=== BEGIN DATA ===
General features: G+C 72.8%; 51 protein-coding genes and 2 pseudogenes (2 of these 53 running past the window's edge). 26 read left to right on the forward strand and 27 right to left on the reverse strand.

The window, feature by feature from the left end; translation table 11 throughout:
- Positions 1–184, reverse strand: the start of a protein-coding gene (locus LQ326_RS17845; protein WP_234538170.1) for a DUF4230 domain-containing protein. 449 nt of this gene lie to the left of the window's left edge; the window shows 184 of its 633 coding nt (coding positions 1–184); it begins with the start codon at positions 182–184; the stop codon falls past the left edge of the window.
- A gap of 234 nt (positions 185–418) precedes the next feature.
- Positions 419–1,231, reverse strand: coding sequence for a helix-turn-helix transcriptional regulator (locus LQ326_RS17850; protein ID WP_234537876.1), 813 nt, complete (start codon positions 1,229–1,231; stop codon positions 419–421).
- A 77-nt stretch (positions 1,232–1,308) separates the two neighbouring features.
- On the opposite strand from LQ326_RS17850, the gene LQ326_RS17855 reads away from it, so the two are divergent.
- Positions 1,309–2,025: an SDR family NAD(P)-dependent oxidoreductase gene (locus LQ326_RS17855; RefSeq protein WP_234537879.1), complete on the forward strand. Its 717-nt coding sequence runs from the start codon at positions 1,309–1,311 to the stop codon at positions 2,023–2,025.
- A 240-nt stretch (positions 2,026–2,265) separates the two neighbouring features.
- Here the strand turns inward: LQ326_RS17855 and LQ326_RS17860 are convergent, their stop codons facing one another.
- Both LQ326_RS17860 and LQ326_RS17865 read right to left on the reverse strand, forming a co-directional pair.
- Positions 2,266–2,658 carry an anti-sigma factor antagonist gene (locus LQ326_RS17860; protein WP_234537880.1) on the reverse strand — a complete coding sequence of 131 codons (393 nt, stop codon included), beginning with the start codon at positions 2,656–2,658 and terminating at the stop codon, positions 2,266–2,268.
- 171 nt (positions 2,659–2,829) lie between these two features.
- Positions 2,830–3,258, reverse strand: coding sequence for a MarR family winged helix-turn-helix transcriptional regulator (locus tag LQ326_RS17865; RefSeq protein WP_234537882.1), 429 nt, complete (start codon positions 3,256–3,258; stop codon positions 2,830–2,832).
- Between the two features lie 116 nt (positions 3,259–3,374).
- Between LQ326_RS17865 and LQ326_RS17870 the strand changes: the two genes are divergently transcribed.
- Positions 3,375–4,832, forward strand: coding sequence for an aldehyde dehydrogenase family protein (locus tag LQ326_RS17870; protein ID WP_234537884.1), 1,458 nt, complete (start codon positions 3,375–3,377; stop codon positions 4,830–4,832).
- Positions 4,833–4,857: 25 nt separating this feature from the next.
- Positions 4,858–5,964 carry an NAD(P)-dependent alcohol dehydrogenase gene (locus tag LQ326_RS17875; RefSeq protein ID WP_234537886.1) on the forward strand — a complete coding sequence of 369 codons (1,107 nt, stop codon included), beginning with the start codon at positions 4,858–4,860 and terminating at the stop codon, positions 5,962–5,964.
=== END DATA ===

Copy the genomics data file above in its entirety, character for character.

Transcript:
General features: G+C 72.8%; 51 protein-coding genes and 2 pseudogenes (2 of these 53 running past the window's edge). 26 read left to right on the forward strand and 27 right to left on the reverse strand.

The window, feature by feature from the left end; translation table 11 throughout:
- Positions 1–184, reverse strand: the start of a protein-coding gene (locus LQ326_RS17845; protein WP_234538170.1) for a DUF4230 domain-containing protein. 449 nt of this gene lie to the left of the window's left edge; the window shows 184 of its 633 coding nt (coding positions 1–184); it begins with the start codon at positions 182–184; the stop codon falls past the left edge of the window.
- A gap of 234 nt (positions 185–418) precedes the next feature.
- Positions 419–1,231, reverse strand: coding sequence for a helix-turn-helix transcriptional regulator (locus LQ326_RS17850; protein ID WP_234537876.1), 813 nt, complete (start codon positions 1,229–1,231; stop codon positions 419–421).
- A 77-nt stretch (positions 1,232–1,308) separates the two neighbouring features.
- On the opposite strand from LQ326_RS17850, the gene LQ326_RS17855 reads away from it, so the two are divergent.
- Positions 1,309–2,025: an SDR family NAD(P)-dependent oxidoreductase gene (locus LQ326_RS17855; RefSeq protein WP_234537879.1), complete on the forward strand. Its 717-nt coding sequence runs from the start codon at positions 1,309–1,311 to the stop codon at positions 2,023–2,025.
- A 240-nt stretch (positions 2,026–2,265) separates the two neighbouring features.
- Here the strand turns inward: LQ326_RS17855 and LQ326_RS17860 are convergent, their stop codons facing one another.
- Both LQ326_RS17860 and LQ326_RS17865 read right to left on the reverse strand, forming a co-directional pair.
- Positions 2,266–2,658 carry an anti-sigma factor antagonist gene (locus LQ326_RS17860; protein WP_234537880.1) on the reverse strand — a complete coding sequence of 131 codons (393 nt, stop codon included), beginning with the start codon at positions 2,656–2,658 and terminating at the stop codon, positions 2,266–2,268.
- 171 nt (positions 2,659–2,829) lie between these two features.
- Positions 2,830–3,258, reverse strand: coding sequence for a MarR family winged helix-turn-helix transcriptional regulator (locus tag LQ326_RS17865; RefSeq protein WP_234537882.1), 429 nt, complete (start codon positions 3,256–3,258; stop codon positions 2,830–2,832).
- Between the two features lie 116 nt (positions 3,259–3,374).
- Between LQ326_RS17865 and LQ326_RS17870 the strand changes: the two genes are divergently transcribed.
- Positions 3,375–4,832, forward strand: coding sequence for an aldehyde dehydrogenase family protein (locus tag LQ326_RS17870; protein ID WP_234537884.1), 1,458 nt, complete (start codon positions 3,375–3,377; stop codon positions 4,830–4,832).
- Positions 4,833–4,857: 25 nt separating this feature from the next.
- Positions 4,858–5,964 carry an NAD(P)-dependent alcohol dehydrogenase gene (locus tag LQ326_RS17875; RefSeq protein ID WP_234537886.1) on the forward strand — a complete coding sequence of 369 codons (1,107 nt, stop codon included), beginning with the start codon at positions 4,858–4,860 and terminating at the stop codon, positions 5,962–5,964.